On November 30, 2011, Defendants filed a motion for summary judgment, arguing qualified immunity barred the claim against the officers individually, and that there was no basis in the record for municipal liability under Monell. See Doc. 17. Plaintiff moved to withdraw his claim of malicious prosecution, acknowledging that it could not survive because he was not innocent of the drug offenses, and Judge McLaughlin granted the motion. See Docs. 27 & 28. On May 11, 2012, Judge McLaughin denied the motion for summary judgment as to the claim of false arrest against the officers, finding a question of material fact as to whether the officers had probable cause to arrest Defendant. Judge McLaughlin denied the motion without prejudice as to the Monell claim, stating the Defendants could renew their Monell argument "later in the case." See Doc. 30.
On October 23, 2012, Defendants filed the present motion for judgment on the pleadings and renewed motion for summary judgment, arguing that the claim against the officers should be dismissed as untimely, and renewing the argument that there is no basis in the record for Monell liability. See Doc. 37. Plaintiff filed a response to the motion, Defendants filed a reply, and Plaintiff filed a sur-reply. See Docs. 43-45. On December 7, 2012, I held oral argument on the motion.
Motions for judgment on the pleadings are governed by Rule 12(c) of the Federal
Rules of Civil Procedure, which provides that such a motion may be filed once the pleadings are closed and "within such time as to not delay the trial." The standard of review is identical to that of a motion to dismiss under Rule 12(b)(6), which concerns a failure to state a claim upon which relief can be granted. Turbe v. Gov't of Virgin Islands, 938 F.2d 427, 428 (3d Cir. 1991). The only difference is that in a motion for judgment on the pleadings, the court may review not only the complaint, but also the answer and any written instruments and exhibits attached to the pleadings. See Phillips v. Transunion, No. 12-cv-1058, 2012 WL 1439088, at *3 (E.D. Pa. Apr. 25, 2012) (Surrick, J.) (citing Sprague v. Neil, No. 05-cv-1605, 2007 WL 3085604, at *2 (M.D. Pa. Oct. 19, 2007)).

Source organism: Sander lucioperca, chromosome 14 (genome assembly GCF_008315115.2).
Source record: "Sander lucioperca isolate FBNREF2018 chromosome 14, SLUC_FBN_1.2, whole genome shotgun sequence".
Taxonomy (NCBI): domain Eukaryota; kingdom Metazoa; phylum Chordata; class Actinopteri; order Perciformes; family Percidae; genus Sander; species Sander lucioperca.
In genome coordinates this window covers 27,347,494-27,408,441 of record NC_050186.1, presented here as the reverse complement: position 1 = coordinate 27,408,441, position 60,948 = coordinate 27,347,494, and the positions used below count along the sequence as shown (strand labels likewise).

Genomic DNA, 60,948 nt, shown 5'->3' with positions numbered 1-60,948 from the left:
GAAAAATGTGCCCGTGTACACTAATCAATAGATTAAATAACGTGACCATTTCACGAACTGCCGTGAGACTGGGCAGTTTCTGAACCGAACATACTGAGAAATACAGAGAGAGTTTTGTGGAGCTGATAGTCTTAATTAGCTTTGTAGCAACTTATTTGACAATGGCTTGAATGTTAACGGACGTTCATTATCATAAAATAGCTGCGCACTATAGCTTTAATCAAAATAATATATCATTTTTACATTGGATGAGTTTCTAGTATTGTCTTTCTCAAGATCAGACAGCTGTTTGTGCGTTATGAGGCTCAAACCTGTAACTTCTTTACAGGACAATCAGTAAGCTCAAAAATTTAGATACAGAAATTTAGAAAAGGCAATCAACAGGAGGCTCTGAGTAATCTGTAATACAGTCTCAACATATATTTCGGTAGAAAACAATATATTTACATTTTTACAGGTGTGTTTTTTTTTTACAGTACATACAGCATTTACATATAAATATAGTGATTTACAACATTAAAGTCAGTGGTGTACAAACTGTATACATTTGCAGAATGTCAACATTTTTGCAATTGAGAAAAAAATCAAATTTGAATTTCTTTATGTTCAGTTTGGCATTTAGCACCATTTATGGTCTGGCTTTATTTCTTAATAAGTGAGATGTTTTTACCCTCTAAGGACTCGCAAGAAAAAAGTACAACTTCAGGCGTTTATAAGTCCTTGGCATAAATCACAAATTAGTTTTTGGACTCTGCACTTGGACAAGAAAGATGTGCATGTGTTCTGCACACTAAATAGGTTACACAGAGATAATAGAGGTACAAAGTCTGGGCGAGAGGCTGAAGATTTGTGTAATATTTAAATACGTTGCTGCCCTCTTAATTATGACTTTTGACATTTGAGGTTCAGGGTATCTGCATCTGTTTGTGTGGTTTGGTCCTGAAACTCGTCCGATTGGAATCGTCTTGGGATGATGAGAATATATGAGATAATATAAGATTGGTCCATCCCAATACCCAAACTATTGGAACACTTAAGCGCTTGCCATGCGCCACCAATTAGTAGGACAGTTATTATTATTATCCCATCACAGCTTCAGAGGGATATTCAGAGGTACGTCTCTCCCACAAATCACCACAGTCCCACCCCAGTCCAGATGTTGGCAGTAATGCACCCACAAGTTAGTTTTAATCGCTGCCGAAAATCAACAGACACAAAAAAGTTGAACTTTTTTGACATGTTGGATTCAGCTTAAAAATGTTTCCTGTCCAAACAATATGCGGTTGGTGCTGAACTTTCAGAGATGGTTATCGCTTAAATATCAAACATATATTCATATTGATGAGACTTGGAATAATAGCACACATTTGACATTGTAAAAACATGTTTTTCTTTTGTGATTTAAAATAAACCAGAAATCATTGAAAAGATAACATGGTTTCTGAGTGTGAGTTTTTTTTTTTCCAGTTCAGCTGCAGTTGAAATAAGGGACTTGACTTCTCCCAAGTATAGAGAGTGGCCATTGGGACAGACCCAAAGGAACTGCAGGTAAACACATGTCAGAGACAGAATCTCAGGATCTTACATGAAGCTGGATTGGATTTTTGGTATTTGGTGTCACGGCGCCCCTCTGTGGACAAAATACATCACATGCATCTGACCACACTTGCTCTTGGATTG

A moving party is entitled to summary judgment "if the movant shows that there is no genuine issue of material fact and the movant is entitled to judgment as a matter of law." Fed. R. Civ. P. 56(a). An issue is "genuine" if the evidence is such that a reasonable jury could return a verdict for the non-moving party. Anderson v. Liberty Lobby, Inc., 477 U.S. 242, 248 (1986). A factual dispute is "material" if it might affect the outcome of the case under governing law. Id.
"A party asserting that a fact cannot be or is genuinely disputed must support the assertion by . . . citing to particular parts of materials in the record . . . or showing that the materials cited do not establish the absence or presence of a genuine dispute. . . ." Fed. R. Civ. P. 56(c)(1). "Speculation, conclusory allegations, and mere denials are insufficient to raise genuine issues of material fact." Boykins v. Lucent Techs., Inc., 78 F.Supp.2d 402, 408 (E.D. Pa. 2000). The evidence presented must be viewed in the ...